Letter from Israel Knohl

I received this letter from Professor Knohl this morning. He asked that I post it on my blog which I do below. Just to be clear, the line Professor Knohl is referring to is this one: "When I watched one of their previews, I could not believe the nonsense that the (NGS) narrator was stating. The narration suggests (dubbed on top of some Israeli folk music) that Professor Knohl's reading and interpretation is going to revolutionize and destroy the heart of Christian belief."

It is not my interpretation that Knohl's reading will threaten Christian belief, rather it is the spin that National Geographic has put on it. One of the things I have been trying to communicate on this blog is that the media spins us and we need to be concerned about it. The media is taking our work and spinning it to whatever sensation the media thinks will sell. When scholars like me or Knohl are filmed, they are required to sign an agreement that whatever is filmed can be edited and used in whatever manner the company wants to. This is how the media gets away with spinning our work and words in whatever direction is desired, without any care whether or not we think our work or words support the media's sensationalism and interpretation.

My real concern is that all these "new" finds and the scholars working on them are going to appear sillier and sillier, and what could be very significant to our understanding of the history and formation of Judaism and Christianity will be further marginalized and neglected by other scholars and the broader public who have become confused and numbed.

I want to get the message out there that serious work is being done on these "new" finds, but it takes time and patience to sort out what is going on. The process requires years of scholars examining the new evidence and offering opinions, until some sort of consensus forms, or two dueling positions arise.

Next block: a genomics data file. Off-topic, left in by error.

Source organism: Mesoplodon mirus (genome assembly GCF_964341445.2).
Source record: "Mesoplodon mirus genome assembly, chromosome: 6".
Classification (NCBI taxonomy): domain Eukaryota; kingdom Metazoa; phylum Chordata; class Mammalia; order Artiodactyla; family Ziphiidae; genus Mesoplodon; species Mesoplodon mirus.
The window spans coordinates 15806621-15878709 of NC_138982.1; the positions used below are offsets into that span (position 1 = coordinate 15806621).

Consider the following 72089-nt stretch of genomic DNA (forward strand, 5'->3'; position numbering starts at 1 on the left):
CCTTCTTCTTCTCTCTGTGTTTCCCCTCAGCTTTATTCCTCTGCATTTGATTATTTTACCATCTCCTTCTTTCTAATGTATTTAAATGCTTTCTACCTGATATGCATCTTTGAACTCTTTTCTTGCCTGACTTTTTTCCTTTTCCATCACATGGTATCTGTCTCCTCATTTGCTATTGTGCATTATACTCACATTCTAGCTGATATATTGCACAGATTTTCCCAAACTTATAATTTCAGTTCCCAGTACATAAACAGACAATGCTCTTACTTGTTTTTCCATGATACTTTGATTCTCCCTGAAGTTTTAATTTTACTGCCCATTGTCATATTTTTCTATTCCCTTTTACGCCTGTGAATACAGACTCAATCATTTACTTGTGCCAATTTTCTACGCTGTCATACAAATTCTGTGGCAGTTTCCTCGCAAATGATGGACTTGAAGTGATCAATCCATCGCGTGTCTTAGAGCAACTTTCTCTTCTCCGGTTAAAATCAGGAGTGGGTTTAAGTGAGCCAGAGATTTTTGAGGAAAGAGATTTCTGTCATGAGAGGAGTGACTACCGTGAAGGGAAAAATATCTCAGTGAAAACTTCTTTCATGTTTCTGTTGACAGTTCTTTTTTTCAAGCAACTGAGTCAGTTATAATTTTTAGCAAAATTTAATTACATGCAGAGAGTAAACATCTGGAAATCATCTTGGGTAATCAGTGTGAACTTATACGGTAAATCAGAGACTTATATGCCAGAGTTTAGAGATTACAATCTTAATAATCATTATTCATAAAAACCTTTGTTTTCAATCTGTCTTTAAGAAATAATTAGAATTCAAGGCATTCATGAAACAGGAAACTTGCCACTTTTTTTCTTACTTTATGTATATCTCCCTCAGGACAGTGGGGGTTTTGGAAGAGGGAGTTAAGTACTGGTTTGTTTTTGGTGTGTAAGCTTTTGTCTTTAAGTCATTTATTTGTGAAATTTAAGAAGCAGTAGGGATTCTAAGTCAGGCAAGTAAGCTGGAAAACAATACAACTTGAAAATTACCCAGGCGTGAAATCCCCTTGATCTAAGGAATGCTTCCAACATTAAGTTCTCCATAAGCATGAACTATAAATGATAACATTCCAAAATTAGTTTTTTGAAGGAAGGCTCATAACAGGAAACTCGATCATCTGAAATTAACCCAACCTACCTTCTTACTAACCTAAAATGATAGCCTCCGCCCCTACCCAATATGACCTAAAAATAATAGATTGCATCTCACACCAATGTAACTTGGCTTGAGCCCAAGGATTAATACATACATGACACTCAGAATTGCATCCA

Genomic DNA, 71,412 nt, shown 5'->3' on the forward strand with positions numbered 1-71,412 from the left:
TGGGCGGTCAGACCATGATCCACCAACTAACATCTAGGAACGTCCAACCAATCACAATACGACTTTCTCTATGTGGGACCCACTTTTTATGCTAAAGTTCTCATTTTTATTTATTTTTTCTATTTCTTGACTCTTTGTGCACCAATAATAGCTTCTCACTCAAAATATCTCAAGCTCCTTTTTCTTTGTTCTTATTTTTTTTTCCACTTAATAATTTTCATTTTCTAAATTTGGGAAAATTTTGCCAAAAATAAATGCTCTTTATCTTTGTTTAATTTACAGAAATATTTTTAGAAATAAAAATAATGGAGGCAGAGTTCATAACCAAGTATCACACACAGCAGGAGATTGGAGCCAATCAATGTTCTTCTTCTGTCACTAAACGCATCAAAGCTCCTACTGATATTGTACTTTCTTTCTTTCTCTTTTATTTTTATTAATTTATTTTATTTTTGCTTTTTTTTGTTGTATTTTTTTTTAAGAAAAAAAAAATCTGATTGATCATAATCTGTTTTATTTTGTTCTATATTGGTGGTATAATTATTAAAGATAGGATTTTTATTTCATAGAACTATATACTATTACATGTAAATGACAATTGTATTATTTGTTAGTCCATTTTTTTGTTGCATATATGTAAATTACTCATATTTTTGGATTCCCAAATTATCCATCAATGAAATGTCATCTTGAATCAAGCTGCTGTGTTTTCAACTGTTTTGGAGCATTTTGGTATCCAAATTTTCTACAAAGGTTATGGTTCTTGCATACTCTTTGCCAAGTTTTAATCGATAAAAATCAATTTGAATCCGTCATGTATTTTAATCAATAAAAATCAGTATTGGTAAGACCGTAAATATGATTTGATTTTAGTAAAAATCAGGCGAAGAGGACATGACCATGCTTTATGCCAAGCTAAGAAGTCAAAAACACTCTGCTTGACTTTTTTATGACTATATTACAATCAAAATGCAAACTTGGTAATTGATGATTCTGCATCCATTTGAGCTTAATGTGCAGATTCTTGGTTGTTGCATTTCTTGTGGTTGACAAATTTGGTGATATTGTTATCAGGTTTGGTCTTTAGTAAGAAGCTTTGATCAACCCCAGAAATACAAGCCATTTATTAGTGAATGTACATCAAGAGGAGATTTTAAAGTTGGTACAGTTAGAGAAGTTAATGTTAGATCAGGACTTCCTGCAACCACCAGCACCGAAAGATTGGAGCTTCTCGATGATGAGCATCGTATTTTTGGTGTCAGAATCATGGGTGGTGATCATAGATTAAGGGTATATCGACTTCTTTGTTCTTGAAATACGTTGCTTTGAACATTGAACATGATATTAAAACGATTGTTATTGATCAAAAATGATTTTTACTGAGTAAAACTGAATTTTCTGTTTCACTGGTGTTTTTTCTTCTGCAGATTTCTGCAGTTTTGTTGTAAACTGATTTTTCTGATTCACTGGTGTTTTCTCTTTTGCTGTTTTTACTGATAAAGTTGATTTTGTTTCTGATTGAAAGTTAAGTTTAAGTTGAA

If you see a "documentary" that claims things like "it will revolutionize Christianity", etc., beware. New finds usually don't overturn established religions, which have weathered the Copernican Revolution, the Enlightenment and Darwin, adjusting their teachings (or not) to survive. Most often new finds supplement our previous knowledge, and sometimes they will provide us with information that will require us to adjust older paradigms or shift them. But rarely do they require us to throw out the baby with the bath water.
Dear April,

I was very sorry to read the following line in your blog : "Professor Knohl's reading and interpretation is going to revolutionize and destroy the heart of Christian belief". I have not seen yet the NG film, but if this is indeed what they say, it is ridiculous. In my view, my reading and interpretation of the inscription supports the historicity of the Gospels story about Jesus predictions of his death and resurrection rather than "destroy the heart of Christianity".

With regard to your suggestion to explain the word "HAYE" in line 80 as "revive" I must say that in terms of the Hebrew syntax I find this interpretation very problematic. If this was really the meaning of this word, we should expect to find the object of the reviving act immediately after that. Like we find it in Hosea 6 "He will revive us". However, the words which appear after the word HAYE are "I Gabriel" and they can not be the abject of the revival act. In my view, this proves that we should understand the word HAYE here as a commandment: "resurrect, come back to life".

I would be happy if you could post my response at your blog.

Best wishes,

Israel Knohl
--
Israel Knohl
Yehezkel Kaufmann Professor of Bible
The Hebrew University
Jerusalem

National Geographic and the Apocalypse of Gabriel

Is National Geographic at it again? This time with the Gabriel Stone instead of the Gospel of Judas? It appears that they are going to be airing next week another sensationalistic "documentary" about how the Gabriel Stone may destroy Christianity's "unique" claim for a resurrected Messiah. When I watched one of their previews, I could not believe the nonsense that the narrator was stating. The narration suggests (dubbed on top of some Israeli folk music) that Professor Knohl's reading and interpretation is going to revolutionize and destroy the heart of Christian belief.

Professor Knohl's reading of the stone is severely challenged (in fact there is a brief article in the recent Cathedra, pp. 133-144 [in modern Hebrew] where Elisha Qimron and Alexey Yuditsky challenge some of the previous readings). The area of the tablet where Knohl reads "In three days live" is eroded. I have seen this line because the stone was here in Houston and we held a conference on it last semester. The tablet does not say, "In three days live." The tablet probably says, "In three days raise us up" and the reference is biblical to Hosea 6:1-3, which I have commented on in previous posts about this stone.